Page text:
• Pick up a copy of the City of Barrie’s Rooming, Lodging and Boarding House By-Law.
  • If after doing all of the above, the potential investor is still interested in becoming a landlord, then s/he should speak with City staff to make sure the property s/he is interested in can be licensed under the City By-Law

Certainly there are varying points of view on this potential investment. As with anything, make sure you do your research. There are even some financial incentives for you to become a student landlord in Barrie! There is no denying that Barrie has a rental shortage in general, but you can make the conscious decision to rent to students. Good luck!


Laura Keller of Century 21 B.J. Roth Realty is a real estate agent with a business philosophy of nurturing relationships with her clients. She will walk you through the process of buying, selling, or investing step-by-step so there are no surprises at the end of your transaction.

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Facing Multiple Offers

January 10, 2012


First, let’s define a multiple offer. It is a situation in which more than one buyer is interested in a property and offers the seller an Agreement of Purchase and Sale which includes price, inclusions, terms, closing date, conditions, etc.

Working with multiple offers is a very emotional process for both buyers and sellers, but for very different reasons. You may have been in a position as a buyer when your offer isn’t the only one on the table. In Ontario, if there is more than one offer on a property, the listing salesperson must disclose the number of competing offers, however they cannot divulge the price, terms or conditions on any other offers.

If you’re a buyer, consider these options:

  • Pricing. This is the first thing people think of in any offer situation, but it’s extra stressful now. Your best price is certainly the route most buyers would take. Consider, however, what the property is worth. If your offer is accepted with an inflated price, you may have issues getting financing – no lender will give you money if they can’t make it back in the case of power of sale or foreclosure. Also know that offering the asking price – or more than the asking price – does not guarantee your offer will be accepted.
  • Home Inspection. You may be tempted to not include a clause in the conditions requiring a home inspection. Indeed this is your decision, but just be aware that if there are problems later in the house you will be responsible for them. This is a big risk that you have to very carefully consider.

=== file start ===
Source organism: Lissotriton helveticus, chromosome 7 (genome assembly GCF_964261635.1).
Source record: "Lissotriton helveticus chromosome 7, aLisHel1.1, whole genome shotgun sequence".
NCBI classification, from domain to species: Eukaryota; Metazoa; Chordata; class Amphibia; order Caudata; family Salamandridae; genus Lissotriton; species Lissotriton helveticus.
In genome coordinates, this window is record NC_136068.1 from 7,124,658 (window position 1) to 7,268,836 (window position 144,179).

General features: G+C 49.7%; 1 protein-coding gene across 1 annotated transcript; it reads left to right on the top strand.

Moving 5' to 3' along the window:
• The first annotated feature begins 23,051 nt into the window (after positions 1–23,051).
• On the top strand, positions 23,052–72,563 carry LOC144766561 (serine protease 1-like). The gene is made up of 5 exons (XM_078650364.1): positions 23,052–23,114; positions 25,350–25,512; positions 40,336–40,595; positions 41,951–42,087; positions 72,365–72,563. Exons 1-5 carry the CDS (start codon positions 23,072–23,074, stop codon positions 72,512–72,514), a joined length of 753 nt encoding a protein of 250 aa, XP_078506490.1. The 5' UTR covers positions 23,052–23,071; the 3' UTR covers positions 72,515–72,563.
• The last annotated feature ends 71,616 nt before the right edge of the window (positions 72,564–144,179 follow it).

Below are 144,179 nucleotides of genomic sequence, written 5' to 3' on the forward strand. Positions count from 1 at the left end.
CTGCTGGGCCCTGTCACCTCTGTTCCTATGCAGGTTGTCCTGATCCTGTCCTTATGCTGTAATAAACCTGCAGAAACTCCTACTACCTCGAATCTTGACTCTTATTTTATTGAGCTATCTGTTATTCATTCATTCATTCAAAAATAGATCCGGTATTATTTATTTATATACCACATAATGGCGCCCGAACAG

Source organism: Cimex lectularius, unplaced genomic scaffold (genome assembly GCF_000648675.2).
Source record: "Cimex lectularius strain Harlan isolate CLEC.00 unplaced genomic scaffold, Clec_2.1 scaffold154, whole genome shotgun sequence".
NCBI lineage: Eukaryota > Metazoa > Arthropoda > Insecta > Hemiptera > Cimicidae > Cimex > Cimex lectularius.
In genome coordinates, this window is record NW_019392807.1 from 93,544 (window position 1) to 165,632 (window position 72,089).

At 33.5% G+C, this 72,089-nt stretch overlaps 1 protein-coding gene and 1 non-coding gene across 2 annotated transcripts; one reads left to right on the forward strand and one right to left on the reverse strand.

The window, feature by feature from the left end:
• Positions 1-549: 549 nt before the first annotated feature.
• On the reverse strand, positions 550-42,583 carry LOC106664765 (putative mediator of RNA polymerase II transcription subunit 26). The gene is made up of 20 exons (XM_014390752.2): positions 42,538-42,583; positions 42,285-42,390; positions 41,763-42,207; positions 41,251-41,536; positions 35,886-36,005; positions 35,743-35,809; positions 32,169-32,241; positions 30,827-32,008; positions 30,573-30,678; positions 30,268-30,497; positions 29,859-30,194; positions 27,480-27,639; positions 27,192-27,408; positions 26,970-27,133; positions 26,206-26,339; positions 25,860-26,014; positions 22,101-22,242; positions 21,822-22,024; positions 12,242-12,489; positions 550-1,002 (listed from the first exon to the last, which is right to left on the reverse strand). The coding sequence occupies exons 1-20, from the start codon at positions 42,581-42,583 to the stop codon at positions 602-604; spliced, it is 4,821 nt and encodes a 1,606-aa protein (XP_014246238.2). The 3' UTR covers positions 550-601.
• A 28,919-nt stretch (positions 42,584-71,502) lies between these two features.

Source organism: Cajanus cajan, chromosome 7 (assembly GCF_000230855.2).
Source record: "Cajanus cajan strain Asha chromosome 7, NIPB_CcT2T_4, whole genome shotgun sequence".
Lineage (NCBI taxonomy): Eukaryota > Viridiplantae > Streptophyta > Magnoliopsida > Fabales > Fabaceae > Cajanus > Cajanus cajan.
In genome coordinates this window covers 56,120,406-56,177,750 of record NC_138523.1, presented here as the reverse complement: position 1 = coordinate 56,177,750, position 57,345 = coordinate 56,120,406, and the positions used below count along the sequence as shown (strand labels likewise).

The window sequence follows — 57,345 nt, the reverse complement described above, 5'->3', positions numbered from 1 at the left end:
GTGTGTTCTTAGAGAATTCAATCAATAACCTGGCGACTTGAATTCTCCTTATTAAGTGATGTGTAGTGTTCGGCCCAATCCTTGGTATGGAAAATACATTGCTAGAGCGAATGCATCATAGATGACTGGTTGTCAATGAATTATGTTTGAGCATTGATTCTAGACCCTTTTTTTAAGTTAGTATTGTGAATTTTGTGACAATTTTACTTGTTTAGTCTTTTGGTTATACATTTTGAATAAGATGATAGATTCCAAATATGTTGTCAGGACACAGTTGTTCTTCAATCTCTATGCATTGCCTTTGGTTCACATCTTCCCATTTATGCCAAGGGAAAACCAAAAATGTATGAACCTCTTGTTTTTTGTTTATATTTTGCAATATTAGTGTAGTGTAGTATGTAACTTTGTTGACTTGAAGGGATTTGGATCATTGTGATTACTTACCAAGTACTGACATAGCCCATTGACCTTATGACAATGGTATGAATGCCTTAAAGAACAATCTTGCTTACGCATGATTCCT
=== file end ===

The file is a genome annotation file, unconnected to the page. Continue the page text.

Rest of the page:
• Financing. Removing the financing condition is an immense risk. Don’t forget that pre-qualifying for a mortgage doesn’t guarantee that you will be approved. The lender still has to assess the property as well as your most current income and credit rating. Again, this is your decision as a buyer, but if you don’t get financing after the offer has been accepted, you’re still responsible for buying the house!

If you are in a seller’s position, your emotions are no doubt different than the buyers’! You are probably excited at the fact that you get to choose the best offer out there, and you are in the position of power. You still have some very tough decisions to make, but talk to your REALTOR about all the options available to you.

If you’re a seller, consider these options:

  • Accept the best offer. This means that there are no negotiations since you are happy with the offer overall including price, terms, closing date, etc.
  • Negotiate with one buyer and reject all others. This is a tricky situation because if your counter-offer is rejected by the buyer, you’re back to square one. It can, however, work in your favour if there are only a couple minor details that need to be ironed out.
  • Negotiate with one buyer and let the other buyers know that their offers have been set aside in the meantime. This is the least risky option for you, however be prepared for the “other” buyers to make offers on other properties.
  • Reject all offers. As with non-competing offers, you don’t have to accept any of them if they don’t meet your minimum standards.

Whoever you are in a multiple offer situation, be sure to seek advice from your real estate professional about the choices. We have all the latest market conditions that can help you make the decision, but remember, you have the final say!

Good luck!


Laura Keller of Century 21 B.J. Roth Realty is a real estate agent with a business philosophy of nurturing relationships with her clients. She will walk you through the process of buying, selling, or investing step-by-step so there are no surprises at the end of your transaction.